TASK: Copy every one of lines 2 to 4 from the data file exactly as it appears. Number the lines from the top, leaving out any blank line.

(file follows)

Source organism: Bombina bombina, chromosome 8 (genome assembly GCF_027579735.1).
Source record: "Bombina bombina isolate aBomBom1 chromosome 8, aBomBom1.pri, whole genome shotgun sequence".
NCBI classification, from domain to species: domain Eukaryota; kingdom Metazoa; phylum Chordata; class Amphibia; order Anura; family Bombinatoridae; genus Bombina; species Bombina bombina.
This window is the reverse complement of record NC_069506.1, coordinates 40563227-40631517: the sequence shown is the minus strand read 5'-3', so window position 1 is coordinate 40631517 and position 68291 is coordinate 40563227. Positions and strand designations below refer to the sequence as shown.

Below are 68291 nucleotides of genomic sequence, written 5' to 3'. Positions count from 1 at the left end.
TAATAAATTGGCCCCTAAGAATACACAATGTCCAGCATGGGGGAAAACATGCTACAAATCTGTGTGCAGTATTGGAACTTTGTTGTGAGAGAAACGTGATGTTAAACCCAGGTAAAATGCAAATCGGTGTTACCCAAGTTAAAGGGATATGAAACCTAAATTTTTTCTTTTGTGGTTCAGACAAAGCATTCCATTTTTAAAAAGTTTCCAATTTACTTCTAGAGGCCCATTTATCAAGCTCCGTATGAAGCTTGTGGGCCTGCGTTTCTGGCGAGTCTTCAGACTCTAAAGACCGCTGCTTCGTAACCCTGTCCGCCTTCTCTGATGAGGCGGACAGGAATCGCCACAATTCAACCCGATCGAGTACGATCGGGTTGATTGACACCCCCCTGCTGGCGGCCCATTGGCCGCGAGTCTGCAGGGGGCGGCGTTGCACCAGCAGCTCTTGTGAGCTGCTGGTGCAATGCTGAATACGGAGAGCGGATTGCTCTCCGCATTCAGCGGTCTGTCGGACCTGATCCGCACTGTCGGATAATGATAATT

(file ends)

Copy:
Source record: "Bombina bombina isolate aBomBom1 chromosome 8, aBomBom1.pri, whole genome shotgun sequence".
NCBI classification, from domain to species: domain Eukaryota; kingdom Metazoa; phylum Chordata; class Amphibia; order Anura; family Bombinatoridae; genus Bombina; species Bombina bombina.
This window is the reverse complement of record NC_069506.1, coordinates 40563227-40631517: the sequence shown is the minus strand read 5'-3', so window position 1 is coordinate 40631517 and position 68291 is coordinate 40563227. Positions and strand designations below refer to the sequence as shown.